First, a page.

Curious about the physical conditions that enable aquatic animals to leap out of water in such a graceful manner—researchers at Cornell University were inspired to design a robotic system based on jumping aquatic animals specifically jumping copepods (tiny crustaceans) and frogs. Their study illuminated the role of fluid dynamics in allowing such animals to jump.
Image of a copepod (Gaussia princeps)
Credit: Solvin Zankl/naturepl.com via BBC Earth
Results of the study were presented at the American Physical Society's Division of Fluid Dynamics 71st Annual Meeting. "We collected data about aquatic animals of different sizes -- from about 1 millimeter to tens of meters -- jumping out of water, and were able to reveal how their maximum jumping heights are related to their body size," said Sunghwan Jung, an associate professor of biology and environmental engineering at Cornell University.
Animals will move in and out of water for various reasons such as escaping predators, catching prey, or for communicating purposes. "But since water is 1,000 times denser than air, entering or exiting water requires a lot of effort, so aquatic animals face mechanical challenges," explained Jung. "We're trying to understand how biological systems are able to smartly figure out and overcome these challenges to maximize their performance, which might also shed light on engineering systems to enter or exit air-water interfaces.”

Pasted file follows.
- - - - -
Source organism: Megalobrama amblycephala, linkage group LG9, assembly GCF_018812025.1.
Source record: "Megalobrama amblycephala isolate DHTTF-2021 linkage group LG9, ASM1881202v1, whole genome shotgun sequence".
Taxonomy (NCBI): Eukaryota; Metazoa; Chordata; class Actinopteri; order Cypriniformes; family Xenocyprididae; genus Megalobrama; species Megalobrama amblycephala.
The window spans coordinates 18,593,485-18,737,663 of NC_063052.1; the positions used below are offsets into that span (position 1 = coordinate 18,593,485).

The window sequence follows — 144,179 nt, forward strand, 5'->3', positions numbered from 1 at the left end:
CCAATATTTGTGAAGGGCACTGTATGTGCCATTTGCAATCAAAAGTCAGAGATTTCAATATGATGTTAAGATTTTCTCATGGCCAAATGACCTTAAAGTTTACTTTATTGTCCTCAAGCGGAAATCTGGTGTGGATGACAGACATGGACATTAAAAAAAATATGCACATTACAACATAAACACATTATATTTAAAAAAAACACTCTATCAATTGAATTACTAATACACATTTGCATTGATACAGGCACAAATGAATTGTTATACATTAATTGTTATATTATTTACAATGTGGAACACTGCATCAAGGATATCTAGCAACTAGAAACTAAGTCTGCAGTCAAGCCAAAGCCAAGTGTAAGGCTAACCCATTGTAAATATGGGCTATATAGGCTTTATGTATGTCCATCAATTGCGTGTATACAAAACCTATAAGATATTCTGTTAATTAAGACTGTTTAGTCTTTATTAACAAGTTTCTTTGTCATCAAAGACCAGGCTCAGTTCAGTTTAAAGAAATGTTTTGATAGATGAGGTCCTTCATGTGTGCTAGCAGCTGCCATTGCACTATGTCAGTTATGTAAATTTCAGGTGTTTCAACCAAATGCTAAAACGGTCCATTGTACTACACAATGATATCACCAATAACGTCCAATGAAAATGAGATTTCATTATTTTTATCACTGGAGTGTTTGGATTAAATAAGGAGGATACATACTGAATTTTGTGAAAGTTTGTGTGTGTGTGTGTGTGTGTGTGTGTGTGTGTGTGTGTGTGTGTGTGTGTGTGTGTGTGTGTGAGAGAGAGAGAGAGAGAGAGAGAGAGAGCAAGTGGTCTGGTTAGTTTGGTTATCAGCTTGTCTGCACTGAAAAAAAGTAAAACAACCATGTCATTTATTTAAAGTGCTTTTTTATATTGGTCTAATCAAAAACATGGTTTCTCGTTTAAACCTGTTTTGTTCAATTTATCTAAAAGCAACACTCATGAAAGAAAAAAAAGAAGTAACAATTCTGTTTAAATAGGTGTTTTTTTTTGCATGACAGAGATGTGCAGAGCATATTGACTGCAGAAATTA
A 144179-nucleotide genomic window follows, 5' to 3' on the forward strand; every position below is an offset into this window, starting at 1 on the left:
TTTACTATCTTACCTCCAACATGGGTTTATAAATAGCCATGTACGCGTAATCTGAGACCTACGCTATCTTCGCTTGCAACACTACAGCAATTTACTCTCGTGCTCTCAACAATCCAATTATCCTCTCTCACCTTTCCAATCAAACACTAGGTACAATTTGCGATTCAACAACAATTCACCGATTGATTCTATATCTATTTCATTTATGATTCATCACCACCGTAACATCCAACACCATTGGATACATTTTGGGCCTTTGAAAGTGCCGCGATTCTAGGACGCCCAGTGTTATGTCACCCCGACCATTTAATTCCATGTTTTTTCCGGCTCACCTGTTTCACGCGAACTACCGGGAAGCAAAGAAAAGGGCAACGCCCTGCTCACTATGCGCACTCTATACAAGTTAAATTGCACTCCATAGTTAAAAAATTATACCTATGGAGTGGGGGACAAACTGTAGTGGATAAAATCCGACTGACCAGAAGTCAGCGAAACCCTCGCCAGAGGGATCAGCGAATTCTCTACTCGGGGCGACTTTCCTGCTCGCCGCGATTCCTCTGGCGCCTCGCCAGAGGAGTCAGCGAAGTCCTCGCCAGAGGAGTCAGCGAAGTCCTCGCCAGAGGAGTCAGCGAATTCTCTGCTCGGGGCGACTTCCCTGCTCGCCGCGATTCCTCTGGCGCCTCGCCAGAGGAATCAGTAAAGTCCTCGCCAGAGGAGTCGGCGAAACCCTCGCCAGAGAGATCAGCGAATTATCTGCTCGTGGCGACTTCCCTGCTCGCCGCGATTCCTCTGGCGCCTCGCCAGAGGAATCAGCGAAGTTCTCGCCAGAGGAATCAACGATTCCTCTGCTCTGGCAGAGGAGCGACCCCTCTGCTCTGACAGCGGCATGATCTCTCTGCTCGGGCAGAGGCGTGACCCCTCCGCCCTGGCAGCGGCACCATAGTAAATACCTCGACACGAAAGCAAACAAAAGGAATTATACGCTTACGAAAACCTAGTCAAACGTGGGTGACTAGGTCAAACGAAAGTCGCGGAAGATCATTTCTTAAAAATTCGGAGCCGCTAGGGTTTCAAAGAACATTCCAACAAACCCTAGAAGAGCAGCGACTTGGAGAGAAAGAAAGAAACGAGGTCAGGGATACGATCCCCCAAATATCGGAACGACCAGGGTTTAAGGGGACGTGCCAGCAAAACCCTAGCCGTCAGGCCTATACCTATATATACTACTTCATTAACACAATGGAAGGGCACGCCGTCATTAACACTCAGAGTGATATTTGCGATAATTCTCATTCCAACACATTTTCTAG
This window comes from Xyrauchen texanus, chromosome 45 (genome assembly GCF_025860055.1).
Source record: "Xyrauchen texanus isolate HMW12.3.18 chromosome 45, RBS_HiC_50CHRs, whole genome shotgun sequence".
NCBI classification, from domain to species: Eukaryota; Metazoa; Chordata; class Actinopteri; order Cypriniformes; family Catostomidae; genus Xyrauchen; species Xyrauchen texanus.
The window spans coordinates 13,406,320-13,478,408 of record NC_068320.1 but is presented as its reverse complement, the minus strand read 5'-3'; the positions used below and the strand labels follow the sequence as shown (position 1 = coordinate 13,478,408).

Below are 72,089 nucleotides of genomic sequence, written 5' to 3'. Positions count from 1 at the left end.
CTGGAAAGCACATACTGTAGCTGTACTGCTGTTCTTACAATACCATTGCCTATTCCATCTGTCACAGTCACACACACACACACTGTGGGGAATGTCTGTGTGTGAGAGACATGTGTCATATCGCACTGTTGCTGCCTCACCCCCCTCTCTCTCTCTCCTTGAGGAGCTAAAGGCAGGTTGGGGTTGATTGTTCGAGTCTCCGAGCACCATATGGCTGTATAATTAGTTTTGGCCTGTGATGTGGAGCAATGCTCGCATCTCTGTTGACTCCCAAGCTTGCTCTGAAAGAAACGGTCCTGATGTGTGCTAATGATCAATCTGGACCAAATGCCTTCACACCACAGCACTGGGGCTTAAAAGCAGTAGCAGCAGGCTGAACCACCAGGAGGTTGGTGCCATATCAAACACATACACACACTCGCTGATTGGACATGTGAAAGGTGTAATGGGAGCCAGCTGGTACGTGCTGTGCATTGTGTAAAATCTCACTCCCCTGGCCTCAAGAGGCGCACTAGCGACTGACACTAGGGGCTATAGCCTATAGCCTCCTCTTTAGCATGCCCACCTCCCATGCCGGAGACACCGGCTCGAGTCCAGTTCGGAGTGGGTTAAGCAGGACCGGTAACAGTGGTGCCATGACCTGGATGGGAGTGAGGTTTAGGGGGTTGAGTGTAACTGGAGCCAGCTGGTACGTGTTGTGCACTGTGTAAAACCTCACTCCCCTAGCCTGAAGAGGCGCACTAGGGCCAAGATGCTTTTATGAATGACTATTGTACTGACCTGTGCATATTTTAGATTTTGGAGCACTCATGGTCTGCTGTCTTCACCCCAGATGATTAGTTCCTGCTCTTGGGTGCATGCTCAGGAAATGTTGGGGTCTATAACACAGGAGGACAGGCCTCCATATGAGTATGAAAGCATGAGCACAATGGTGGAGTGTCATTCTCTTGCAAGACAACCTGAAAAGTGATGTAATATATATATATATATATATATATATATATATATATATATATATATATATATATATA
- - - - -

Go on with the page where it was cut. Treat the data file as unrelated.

The designed robot features a simple design “akin to a door hinge with a rubber band”. The rubber band is wrapped around the outer perimeter of a 3D-printed door hinge—which is held by a tiny wire. The wire allows the door hinge to flip back when the fluid is pushed downward. "This robot shows the importance of entrained water while an object jumps out of the water," says Jung. "This system might then be able to be used for surveillance near water basins.”
Watch this video below of an animal-inspired robot jumping out of water featuring the 3D-printed door-hinge-like wrapped with an elastic band and placed within a water tank. A thin metal wire is seen holding the robot in place and is cut via an electric shock. The robot the flaps downward and jumps out of the water.